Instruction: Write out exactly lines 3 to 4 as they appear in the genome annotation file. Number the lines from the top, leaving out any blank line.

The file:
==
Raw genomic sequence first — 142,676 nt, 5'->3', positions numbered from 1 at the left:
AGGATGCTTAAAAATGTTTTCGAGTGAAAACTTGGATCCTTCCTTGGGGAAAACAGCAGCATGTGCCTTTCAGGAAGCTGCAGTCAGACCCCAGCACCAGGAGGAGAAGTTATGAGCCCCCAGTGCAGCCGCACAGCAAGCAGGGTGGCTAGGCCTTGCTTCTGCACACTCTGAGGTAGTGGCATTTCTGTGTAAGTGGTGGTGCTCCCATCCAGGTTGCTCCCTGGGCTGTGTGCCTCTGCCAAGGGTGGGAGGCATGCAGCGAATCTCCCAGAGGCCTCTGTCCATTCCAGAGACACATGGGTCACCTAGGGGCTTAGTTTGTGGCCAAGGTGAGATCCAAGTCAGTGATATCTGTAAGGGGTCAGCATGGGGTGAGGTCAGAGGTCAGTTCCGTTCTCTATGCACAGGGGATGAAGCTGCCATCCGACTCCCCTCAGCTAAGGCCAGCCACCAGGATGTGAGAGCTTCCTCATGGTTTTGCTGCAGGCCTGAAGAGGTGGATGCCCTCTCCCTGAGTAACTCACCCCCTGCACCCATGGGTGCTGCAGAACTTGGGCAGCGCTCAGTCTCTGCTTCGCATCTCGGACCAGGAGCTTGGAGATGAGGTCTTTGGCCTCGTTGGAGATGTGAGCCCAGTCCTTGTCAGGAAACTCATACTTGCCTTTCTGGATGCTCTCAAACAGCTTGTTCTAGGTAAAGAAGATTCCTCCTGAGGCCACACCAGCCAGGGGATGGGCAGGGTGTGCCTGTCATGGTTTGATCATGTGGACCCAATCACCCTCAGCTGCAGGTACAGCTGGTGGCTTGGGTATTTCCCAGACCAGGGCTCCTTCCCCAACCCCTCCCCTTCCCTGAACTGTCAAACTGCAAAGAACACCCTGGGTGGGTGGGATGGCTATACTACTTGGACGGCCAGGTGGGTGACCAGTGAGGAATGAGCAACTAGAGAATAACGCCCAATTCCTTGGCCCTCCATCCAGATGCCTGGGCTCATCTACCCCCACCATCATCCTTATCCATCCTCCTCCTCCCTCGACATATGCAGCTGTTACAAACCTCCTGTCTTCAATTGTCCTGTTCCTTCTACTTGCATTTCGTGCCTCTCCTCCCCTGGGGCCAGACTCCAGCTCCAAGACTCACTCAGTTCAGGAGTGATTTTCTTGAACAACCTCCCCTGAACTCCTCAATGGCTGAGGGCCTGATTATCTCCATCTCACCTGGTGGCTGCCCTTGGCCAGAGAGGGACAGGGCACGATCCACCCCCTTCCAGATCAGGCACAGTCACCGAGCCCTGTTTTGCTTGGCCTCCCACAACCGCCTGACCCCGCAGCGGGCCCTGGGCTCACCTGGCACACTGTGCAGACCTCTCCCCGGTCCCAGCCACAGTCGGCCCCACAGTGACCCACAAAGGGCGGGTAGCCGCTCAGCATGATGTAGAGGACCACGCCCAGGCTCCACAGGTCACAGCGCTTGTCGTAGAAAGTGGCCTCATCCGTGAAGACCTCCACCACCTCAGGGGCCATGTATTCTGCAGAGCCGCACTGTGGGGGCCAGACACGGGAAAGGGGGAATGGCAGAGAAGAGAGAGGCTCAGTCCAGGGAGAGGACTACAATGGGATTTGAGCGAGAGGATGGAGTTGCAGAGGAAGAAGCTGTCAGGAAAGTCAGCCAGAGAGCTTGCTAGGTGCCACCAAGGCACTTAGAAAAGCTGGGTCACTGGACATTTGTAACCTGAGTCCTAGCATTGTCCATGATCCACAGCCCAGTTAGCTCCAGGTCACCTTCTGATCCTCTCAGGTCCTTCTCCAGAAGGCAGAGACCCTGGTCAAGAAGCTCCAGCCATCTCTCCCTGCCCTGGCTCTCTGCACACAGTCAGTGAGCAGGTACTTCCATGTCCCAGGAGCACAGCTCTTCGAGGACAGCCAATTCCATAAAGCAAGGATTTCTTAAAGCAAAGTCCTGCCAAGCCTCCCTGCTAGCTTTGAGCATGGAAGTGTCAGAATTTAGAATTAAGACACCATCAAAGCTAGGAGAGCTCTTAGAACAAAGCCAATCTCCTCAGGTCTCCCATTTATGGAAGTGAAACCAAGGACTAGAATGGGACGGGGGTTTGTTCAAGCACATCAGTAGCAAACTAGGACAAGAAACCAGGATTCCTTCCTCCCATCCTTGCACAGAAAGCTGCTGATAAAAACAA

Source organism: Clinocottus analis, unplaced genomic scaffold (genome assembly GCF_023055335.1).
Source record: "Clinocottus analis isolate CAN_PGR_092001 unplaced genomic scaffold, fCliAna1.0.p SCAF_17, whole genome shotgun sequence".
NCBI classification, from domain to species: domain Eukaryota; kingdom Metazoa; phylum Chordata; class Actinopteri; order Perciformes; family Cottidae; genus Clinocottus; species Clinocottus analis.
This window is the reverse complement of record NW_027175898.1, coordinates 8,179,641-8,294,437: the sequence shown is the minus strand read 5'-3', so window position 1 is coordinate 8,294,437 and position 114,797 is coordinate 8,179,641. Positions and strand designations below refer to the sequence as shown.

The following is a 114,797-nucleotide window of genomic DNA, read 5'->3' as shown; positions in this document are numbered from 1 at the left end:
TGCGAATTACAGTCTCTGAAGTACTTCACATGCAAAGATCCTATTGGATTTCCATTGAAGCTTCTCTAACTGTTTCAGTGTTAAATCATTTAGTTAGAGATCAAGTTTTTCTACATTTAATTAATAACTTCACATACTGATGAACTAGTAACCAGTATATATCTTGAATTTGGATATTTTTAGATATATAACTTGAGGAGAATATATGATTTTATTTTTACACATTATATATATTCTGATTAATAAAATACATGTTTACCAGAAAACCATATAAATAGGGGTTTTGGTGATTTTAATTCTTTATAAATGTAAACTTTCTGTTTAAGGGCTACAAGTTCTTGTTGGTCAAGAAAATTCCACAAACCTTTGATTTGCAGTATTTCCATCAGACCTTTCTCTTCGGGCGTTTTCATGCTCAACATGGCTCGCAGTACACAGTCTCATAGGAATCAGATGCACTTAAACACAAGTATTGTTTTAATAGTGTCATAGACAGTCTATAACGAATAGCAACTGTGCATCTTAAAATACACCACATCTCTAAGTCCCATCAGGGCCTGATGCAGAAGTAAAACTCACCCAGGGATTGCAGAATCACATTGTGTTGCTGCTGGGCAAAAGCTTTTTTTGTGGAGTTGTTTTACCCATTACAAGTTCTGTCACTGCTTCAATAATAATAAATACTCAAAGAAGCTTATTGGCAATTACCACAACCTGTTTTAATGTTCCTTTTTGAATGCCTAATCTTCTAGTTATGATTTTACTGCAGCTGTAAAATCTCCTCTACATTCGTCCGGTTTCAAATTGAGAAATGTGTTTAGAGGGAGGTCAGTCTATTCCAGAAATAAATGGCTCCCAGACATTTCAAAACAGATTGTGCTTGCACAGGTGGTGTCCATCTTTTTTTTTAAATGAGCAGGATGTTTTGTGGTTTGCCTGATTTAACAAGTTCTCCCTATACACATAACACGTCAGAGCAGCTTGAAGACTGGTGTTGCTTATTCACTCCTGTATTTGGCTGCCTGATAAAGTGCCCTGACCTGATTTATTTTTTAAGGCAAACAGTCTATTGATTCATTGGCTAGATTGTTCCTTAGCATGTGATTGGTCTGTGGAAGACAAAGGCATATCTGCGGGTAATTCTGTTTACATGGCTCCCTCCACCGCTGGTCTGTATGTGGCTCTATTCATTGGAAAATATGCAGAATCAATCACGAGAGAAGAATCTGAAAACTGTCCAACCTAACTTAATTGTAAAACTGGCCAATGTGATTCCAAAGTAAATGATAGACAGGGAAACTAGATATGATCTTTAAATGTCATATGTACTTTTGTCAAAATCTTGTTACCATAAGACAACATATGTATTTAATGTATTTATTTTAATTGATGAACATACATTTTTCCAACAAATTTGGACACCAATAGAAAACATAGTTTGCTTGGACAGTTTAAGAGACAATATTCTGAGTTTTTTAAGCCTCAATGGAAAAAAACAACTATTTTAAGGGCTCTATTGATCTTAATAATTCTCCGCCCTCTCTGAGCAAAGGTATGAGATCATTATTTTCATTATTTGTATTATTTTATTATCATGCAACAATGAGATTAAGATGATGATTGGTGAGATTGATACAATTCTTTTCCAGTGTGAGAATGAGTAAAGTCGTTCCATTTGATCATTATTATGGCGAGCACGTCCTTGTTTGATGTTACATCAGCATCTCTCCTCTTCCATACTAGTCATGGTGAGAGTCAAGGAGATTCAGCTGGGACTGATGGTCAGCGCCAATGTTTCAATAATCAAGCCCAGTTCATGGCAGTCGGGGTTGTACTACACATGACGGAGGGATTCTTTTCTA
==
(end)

Source organism: Clinocottus analis, unplaced genomic scaffold (genome assembly GCF_023055335.1).
Source record: "Clinocottus analis isolate CAN_PGR_092001 unplaced genomic scaffold, fCliAna1.0.p SCAF_17, whole genome shotgun sequence".